Graves’ disease is also called thyroid eye disease. It happens when your thyroid gland does not balance thyroid hormones. Graves’ disease can also sometimes happen if you take too much thyroid medication. You will need treatment immediately. Your doctor may recommend medications or other treatment.

About 30 percent of people with this condition will have eye symptoms. These include bulging eyes and under-eye swelling. This happens because Graves’ disease causes changes in the tissue around the eyes. Other eye signs and symptoms include:

  • gritty sensation
  • pain or pressure
  • redness
  • light sensitivity
  • double vision
  • blurred vision or vision loss

Eye and vision changes, including under-eye swelling, may be a sign of mononucleosis. This infection is sometimes called the “kissing disease,” but you can also catch it from sneezes and coughs. Eye symptoms include:

  • redness
  • pain
  • swelling
  • seeing “floaters

Mononucleosis is caused by a virus. Antibiotics won’t help to treat it. Signs and symptoms of this condition include:

  • sore throat
  • fatigue
  • fever
  • headache
  • swollen tonsils
  • swelling in neck and armpits
  • skin rash

In most cases under-eye swelling goes away on its own. Whether or not you need treatment depends on the cause. Your doctor may prescribe treatment such as:

  • anti-allergy medication
  • antibiotic or antiviral medication
  • antibacterial ointment
  • antibacterial eye drops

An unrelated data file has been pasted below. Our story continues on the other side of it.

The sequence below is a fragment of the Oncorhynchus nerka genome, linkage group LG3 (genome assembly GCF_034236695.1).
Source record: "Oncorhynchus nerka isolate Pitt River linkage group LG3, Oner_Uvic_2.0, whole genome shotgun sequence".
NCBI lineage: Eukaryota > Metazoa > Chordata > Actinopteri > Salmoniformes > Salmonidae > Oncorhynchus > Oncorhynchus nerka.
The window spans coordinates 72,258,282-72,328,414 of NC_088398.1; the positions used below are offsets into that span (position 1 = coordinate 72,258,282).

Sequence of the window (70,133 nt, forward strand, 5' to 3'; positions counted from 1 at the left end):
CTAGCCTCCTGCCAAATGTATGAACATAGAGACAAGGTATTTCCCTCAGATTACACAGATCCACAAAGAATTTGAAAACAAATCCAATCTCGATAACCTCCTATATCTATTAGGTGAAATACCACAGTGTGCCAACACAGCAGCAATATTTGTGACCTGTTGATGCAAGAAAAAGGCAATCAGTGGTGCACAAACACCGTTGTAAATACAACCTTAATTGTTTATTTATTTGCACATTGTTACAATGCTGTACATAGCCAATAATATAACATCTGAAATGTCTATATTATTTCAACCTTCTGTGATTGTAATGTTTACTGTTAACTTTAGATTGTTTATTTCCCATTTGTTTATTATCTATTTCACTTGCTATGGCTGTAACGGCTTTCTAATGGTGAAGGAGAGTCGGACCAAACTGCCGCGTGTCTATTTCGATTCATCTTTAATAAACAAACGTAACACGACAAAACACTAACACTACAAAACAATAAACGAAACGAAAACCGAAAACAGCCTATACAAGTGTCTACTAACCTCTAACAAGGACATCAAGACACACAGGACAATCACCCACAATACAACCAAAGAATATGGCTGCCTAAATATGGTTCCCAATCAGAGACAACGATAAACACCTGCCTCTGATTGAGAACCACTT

• steroid eye drops

You can soothe your under-eye area in most cases. Try one of these home remedies to help your eyes bounce back after a late night, salty meal, or a bout of crying:

  • Cold compress. Apply a clean, wet washcloth to your eye area. Or chill a spoon in the fridge and use the back of the spoon to gently massage the area. You can also keep your eye cream or serum in the fridge and apply as a cooling gel.
  • Tea bags. Tea contains caffeine, which may help draw water out of your under-eye area and bring down swelling. Try soaking two tea bags in cold water. Place them over your closed eyes and lay back for 15 to 20 minutes.
  • Facial massage. Use your fingers or a cold metal facial roller to massage your face. Gently massage or tap around your eyes and sinuses to help drain away extra fluid.

See your doctor if you have swelling around your eyes that doesn’t go away after 24 to 48 hours.

A mild eye infection can go away on its own. It’s important to have it checked in case it’s more serious. An infection can cause complications in your eye if left untreated.

Get immediate medical attention if you have symptoms of an eye infection or other health condition. These include:

  • redness
  • pain
  • white fluid or pus
  • swelling in only one eye
  • pressure
  • blurry vision
  • loss of vision
  • eye bulging
  • fever
  • watery eyes
  • weight loss

Under-eye swelling is normal. It typically goes away without treatment. See your doctor if you have under-eye swelling that does not go away, or other symptoms. Early treatment is important to prevent damage to your eyes.